Online courses vs art school (34:50)
Definitely learn with online tutorials, paid or free, either way, is fine. If you can afford to go to art school, it'll be a great way to develop naturally your soft skills. Make sure you have your priority straight though. You want to go to art school to become the BEST artist ever so you can find a job as a reward. Getting a degree is really just a random bonus piece of paper that isn't going to matter at all. You have no idea how many conversations with students I've talked to that went something like this: "I kinda don't want to accept this opportunity so I can finish my university degree." Wha- you-reall- what? No. If I had to choose between a promising opportunity or graduating, I'd drop out of school without batting an eye. That's what I honestly believe.
On that note, I want to mention a few lighting artists that I really look up to (in no particular order). Go check out their work by clicking on their names! :) There's a lot more than just lighting artists out there that really inspired me but it's gonna take forever to name every one of them!
Mike Marra / Adam Alexander / Harley Wilson / Guillaume Deschamps-Michel / Tim Simpson / Matthew Cooke / Andrew Prince / Carmen Schneidereit / Boon Cotter / Maria Yue / Lucien Gillonnier / Tilmann Milde / Anngelica Parent / Nezam Jinnah
Feng Zhu (35:50)
If you're aiming to become a concept artist and you haven't checked out all his videos, you're already behind the competition. Even as a lighting artist, I learned so much from him.
Should you put school assignments in your portfolio? (41:10)
In my opinion, I think you should never have a "learning" type of artwork in your actual portfolio. And I'm specifically talking about those first projects that you do to learn the software with youtube videos. For example, if you learned substance designer, you probably followed through the rusty metal panel shader with the blending thing. If you even think for a second that it's a good idea to put that shader in your portfolio- NO. Or maybe that one AK 47 gun tutorial- NO. That's exactly how to NOT stand out in this competitive industry. Unless you actually spent a lot of time transforming that assignment into something very personal and out of the learning context, try finding a personal source of inspiration for a personal project dedicated for your portfolio.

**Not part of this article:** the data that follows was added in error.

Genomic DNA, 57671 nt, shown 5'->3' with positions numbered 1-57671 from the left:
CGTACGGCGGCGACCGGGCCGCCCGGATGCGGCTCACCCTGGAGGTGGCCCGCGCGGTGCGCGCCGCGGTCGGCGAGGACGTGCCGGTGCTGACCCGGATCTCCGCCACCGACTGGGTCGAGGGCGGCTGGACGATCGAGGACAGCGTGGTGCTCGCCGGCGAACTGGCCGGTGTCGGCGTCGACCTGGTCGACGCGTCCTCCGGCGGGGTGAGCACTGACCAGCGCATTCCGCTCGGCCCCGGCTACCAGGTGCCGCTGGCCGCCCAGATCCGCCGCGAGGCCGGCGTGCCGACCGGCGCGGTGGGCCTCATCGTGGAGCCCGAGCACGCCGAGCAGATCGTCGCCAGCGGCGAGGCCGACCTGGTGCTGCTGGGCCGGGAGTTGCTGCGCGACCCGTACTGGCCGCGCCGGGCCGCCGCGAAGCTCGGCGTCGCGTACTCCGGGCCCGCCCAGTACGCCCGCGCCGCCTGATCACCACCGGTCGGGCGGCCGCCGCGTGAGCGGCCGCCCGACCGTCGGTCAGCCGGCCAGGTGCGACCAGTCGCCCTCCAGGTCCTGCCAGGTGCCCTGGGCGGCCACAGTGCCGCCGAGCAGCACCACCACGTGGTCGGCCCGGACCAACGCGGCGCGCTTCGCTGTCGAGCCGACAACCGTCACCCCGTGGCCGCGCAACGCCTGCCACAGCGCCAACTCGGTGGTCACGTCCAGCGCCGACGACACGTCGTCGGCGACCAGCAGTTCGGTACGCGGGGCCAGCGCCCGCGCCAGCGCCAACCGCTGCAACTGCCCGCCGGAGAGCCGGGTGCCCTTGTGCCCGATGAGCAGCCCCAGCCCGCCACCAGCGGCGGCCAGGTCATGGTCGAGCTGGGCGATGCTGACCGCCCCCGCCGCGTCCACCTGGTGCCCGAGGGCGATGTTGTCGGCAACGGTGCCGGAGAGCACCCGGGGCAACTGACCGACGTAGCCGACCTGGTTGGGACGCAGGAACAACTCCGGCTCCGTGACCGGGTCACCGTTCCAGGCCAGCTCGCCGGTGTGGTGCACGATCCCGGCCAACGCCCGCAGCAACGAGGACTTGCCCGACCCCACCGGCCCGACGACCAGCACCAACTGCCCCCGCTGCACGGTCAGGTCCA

TIM SIMPSON & POLYGON ACADEMY (48:50)
YAS. Stop reading this and go read his articles and go watch his videos
A lighter workflow (53:25)
You'd be surprised at how the lights themselves are placed in a film set, in a vfx movie and inside a game engine. Long story short, us lighting artists usually cheat the rules of "physical" lighting and place a bunch of lights in places where they shouldn't be to have more control of the scene (sometimes for realism sake, we do constrain ourselves with reality but rarely). For example, in movies, whenever you see an actor sat at a table that has a candle on it, the actor's face is most likely not lit from the fire candle but from an artificial light coming from under the table or somewhere subtle. Same goes for video games. Next time you play God of War or something, try to spend an extra few minutes looking at the source of the lights. Surprisingly, most of the time it doesn't make sense at all. In Destiny 2, a small tiny tiny emissive cube could be the main source of the lighting of a huge cave or tunnel. In the Last of Us, a lot of the interior scenes are lit with a bunch of area lights at every window and not from the sun itself. Point is, we're responsible to the (almost) final look to our product and we have to do everything we can to make it look good and not limit ourselves with logic. Anyway, I could ramble for a loooong time with this topic.
That's all! Thanks a lot for reading! If you have any questions or want me to clarify something, please let me know!